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Human Resources Executive,

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Why do we associate human characteristics with animals?

I've been party to many games where I've been asked to describe myself or those around me in reference to an animal, or sometimes a bird. Why do we/or did we, begin this association? How is it that phrases such as sly as a fox, quick as a rabbit, wise as an owl or loyal as a dog come to be?

I find it curious when, in a larger scope, man has struggled and taken efforts to differentiate oneself from animals and prove to be a better being. Yet, sometimes, describing someone as a 'pig' or a 'cat' tells me more about his human-ness.

Would like to know your thoughts.

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    Jan 17 2013: People try and make sense of their world. Our brains create relationships to help us understand and make sense out of the chaos we live in. We compare and contrast new information with previously learned information. So we attribute animal behavior to humans, and we attribute human behavior to animals. Since we are all life forms there is some overlap. Just as two brothers are very similar yet different.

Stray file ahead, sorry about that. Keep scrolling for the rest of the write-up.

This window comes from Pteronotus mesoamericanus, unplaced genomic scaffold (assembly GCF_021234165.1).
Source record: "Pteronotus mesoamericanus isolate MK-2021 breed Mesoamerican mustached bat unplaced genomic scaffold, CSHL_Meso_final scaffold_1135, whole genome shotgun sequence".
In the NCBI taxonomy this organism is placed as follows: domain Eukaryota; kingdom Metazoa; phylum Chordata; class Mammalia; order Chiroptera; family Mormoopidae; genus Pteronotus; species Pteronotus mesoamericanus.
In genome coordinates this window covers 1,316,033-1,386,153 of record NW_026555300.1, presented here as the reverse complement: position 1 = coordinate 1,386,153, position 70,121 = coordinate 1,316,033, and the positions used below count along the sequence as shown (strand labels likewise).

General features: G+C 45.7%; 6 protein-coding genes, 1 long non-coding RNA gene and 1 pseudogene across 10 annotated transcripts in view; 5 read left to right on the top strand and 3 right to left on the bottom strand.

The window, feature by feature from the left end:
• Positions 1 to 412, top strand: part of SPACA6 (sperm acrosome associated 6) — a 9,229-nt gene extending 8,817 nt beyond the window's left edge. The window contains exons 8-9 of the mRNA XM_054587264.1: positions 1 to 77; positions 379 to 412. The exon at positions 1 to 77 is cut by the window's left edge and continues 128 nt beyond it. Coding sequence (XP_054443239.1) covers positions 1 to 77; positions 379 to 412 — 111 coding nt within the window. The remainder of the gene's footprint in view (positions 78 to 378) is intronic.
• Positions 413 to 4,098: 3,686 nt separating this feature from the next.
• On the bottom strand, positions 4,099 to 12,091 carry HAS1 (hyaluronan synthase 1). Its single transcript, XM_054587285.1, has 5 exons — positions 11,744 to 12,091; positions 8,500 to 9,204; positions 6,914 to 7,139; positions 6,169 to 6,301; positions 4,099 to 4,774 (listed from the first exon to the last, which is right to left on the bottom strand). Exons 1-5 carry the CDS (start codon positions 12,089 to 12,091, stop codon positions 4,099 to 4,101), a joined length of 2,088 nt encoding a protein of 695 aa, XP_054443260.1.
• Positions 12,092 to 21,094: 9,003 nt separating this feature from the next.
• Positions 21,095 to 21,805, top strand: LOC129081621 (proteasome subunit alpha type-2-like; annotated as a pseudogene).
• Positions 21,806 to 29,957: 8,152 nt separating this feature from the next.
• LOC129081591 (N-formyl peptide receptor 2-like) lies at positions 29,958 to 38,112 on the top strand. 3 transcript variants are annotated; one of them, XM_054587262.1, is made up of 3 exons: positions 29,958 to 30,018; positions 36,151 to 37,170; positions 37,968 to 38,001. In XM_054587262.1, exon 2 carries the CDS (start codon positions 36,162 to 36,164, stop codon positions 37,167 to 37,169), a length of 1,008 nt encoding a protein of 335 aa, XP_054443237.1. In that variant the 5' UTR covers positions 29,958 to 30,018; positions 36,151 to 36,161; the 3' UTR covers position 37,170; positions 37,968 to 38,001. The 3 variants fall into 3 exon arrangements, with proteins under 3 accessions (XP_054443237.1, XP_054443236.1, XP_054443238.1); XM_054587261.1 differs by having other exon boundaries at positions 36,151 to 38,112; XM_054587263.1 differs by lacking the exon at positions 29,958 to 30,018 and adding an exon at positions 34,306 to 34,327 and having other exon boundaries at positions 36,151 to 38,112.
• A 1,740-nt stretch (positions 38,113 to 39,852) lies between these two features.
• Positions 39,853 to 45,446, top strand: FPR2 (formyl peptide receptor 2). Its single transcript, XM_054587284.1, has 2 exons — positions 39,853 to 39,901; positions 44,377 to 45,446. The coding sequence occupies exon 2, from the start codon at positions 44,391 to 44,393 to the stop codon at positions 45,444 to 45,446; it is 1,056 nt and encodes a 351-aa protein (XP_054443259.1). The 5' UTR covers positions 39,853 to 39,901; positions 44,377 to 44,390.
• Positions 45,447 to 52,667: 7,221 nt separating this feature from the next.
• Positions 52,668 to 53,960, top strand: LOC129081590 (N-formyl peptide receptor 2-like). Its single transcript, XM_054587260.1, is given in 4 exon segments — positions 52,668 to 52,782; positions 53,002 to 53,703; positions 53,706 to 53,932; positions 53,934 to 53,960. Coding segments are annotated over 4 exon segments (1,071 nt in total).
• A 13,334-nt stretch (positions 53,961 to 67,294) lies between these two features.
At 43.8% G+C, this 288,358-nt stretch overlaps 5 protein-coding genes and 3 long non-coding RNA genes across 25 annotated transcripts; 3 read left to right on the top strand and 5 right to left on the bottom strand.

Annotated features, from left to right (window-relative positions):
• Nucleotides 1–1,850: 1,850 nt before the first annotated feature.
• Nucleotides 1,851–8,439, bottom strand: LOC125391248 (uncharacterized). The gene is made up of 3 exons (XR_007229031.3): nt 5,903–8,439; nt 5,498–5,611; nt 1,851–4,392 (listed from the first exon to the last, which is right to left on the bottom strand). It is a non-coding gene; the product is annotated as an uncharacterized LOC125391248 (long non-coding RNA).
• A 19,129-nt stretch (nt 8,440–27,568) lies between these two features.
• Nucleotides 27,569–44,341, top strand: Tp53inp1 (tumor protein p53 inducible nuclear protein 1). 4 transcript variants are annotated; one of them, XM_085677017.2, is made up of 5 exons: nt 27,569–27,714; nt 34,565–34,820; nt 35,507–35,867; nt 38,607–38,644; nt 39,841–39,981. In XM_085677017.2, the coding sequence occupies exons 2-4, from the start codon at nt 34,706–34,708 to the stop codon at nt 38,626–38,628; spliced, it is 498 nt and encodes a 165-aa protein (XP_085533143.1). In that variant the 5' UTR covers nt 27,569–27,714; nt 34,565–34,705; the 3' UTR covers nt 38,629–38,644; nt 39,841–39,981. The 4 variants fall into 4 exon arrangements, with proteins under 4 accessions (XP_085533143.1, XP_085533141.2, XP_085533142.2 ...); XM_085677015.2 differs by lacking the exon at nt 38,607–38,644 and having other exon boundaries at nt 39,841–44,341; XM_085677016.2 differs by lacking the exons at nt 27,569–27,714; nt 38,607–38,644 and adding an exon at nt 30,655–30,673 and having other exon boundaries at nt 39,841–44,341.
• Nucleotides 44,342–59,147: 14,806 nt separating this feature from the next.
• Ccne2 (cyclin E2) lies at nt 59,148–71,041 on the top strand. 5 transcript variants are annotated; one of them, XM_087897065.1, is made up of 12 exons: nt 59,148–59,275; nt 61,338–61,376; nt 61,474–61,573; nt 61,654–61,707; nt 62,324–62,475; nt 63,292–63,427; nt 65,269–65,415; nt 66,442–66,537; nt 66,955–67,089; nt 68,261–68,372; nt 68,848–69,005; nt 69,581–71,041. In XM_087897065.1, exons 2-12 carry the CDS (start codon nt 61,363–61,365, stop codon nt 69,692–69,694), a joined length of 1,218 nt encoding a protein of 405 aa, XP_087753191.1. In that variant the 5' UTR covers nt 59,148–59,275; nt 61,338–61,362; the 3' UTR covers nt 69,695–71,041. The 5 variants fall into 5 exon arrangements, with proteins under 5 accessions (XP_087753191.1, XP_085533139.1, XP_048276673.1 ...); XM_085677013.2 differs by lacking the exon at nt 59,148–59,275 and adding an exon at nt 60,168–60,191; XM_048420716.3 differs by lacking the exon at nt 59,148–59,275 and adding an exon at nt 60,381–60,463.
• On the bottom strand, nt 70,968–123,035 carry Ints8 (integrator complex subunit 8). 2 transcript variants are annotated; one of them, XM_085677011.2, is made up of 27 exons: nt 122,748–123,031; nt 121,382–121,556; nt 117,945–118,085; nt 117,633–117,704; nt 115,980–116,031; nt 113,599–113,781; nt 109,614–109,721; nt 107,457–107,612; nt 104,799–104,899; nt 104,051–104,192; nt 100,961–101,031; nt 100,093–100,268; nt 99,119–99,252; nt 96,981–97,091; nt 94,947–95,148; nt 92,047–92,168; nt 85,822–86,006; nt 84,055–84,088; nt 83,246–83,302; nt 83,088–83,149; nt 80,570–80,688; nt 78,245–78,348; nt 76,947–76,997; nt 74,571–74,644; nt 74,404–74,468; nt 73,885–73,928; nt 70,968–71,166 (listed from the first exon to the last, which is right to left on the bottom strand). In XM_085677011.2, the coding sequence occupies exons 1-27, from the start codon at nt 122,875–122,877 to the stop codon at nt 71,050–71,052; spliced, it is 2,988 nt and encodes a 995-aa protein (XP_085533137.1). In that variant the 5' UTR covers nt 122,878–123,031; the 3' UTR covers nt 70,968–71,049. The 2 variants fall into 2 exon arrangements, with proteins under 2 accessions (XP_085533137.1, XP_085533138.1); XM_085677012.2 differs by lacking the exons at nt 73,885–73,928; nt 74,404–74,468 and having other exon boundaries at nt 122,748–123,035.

But humans find these relationships everywhere. Stars are attributed animal characteristics as are cars are attributed human characteristics.

    Comparison is also a good way to communicate a lot of information about behavior and characteristic without having to delineate each aspect.

    So basically we do it to learn and to communicate.
  • Jan 17 2013: Because we are aware.
    Because we think.
    And then we express.
    Because we communicate.
  • Jan 17 2013: When you look at nature you get to see how a being in animal form responds based upon it's instincts, inbred nature and response to the environment. We, as humans, can learn through observation of the natural world many things because of its purity and lack of animosity. After all, we many times don't realize the difference nor beauty between our so called "moral" existence vs the amoral existence of animals.

    In looking at human behavior, you can see that when someone is being "sneaky" they change their movements to mimic that of an animal also considered sneaky. Think and visualize it, really, it becomes more apparent once you are attuned to its existence.
  • W T 100+

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    Jan 16 2013: Where else to look at but to creation and the parts of creation that are visible to the human eye to find comparisons?

    In all fairness, there are also many interesting insights when one compares onself to inanimate objects as well.
    A while back, we had a conversation on this on TED.
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    Jan 16 2013: This is a great question. You should edit it to give it more time on TED, because it's going to close in 21 hours.

    It seems like we use the animal phrases either when we want to credit someone with capacities beyond human capacity (for example, rabbits probably are quicker than human beings), or when we want to insult someone and suggest they are less than human (like pig, or snake).